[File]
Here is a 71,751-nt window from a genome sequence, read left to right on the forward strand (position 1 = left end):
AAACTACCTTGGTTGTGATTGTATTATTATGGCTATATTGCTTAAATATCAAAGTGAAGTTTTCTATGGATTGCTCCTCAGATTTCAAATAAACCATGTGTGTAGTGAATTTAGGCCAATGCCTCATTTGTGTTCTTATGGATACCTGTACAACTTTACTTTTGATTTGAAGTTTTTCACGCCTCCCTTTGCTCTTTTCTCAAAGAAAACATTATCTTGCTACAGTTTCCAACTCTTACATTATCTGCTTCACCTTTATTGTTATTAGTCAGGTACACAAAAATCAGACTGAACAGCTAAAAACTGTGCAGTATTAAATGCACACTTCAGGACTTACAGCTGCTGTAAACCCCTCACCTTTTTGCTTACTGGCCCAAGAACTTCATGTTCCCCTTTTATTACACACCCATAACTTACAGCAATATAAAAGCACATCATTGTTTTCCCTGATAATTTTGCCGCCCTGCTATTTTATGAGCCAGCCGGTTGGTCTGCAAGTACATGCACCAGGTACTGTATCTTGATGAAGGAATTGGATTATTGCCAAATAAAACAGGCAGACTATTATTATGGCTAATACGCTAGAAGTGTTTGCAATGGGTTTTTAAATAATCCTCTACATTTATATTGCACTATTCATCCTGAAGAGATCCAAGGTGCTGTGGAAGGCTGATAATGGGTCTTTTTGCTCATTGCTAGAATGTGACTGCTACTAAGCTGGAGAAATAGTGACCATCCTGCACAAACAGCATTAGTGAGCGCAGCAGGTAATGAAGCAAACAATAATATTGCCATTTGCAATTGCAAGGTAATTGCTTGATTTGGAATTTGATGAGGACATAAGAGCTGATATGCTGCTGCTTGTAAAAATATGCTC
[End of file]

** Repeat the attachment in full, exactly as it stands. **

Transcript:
Here is a 71,751-nt window from a genome sequence, read left to right on the forward strand (position 1 = left end):
AAACTACCTTGGTTGTGATTGTATTATTATGGCTATATTGCTTAAATATCAAAGTGAAGTTTTCTATGGATTGCTCCTCAGATTTCAAATAAACCATGTGTGTAGTGAATTTAGGCCAATGCCTCATTTGTGTTCTTATGGATACCTGTACAACTTTACTTTTGATTTGAAGTTTTTCACGCCTCCCTTTGCTCTTTTCTCAAAGAAAACATTATCTTGCTACAGTTTCCAACTCTTACATTATCTGCTTCACCTTTATTGTTATTAGTCAGGTACACAAAAATCAGACTGAACAGCTAAAAACTGTGCAGTATTAAATGCACACTTCAGGACTTACAGCTGCTGTAAACCCCTCACCTTTTTGCTTACTGGCCCAAGAACTTCATGTTCCCCTTTTATTACACACCCATAACTTACAGCAATATAAAAGCACATCATTGTTTTCCCTGATAATTTTGCCGCCCTGCTATTTTATGAGCCAGCCGGTTGGTCTGCAAGTACATGCACCAGGTACTGTATCTTGATGAAGGAATTGGATTATTGCCAAATAAAACAGGCAGACTATTATTATGGCTAATACGCTAGAAGTGTTTGCAATGGGTTTTTAAATAATCCTCTACATTTATATTGCACTATTCATCCTGAAGAGATCCAAGGTGCTGTGGAAGGCTGATAATGGGTCTTTTTGCTCATTGCTAGAATGTGACTGCTACTAAGCTGGAGAAATAGTGACCATCCTGCACAAACAGCATTAGTGAGCGCAGCAGGTAATGAAGCAAACAATAATATTGCCATTTGCAATTGCAAGGTAATTGCTTGATTTGGAATTTGATGAGGACATAAGAGCTGATATGCTGCTGCTTGTAAAAATATGCTC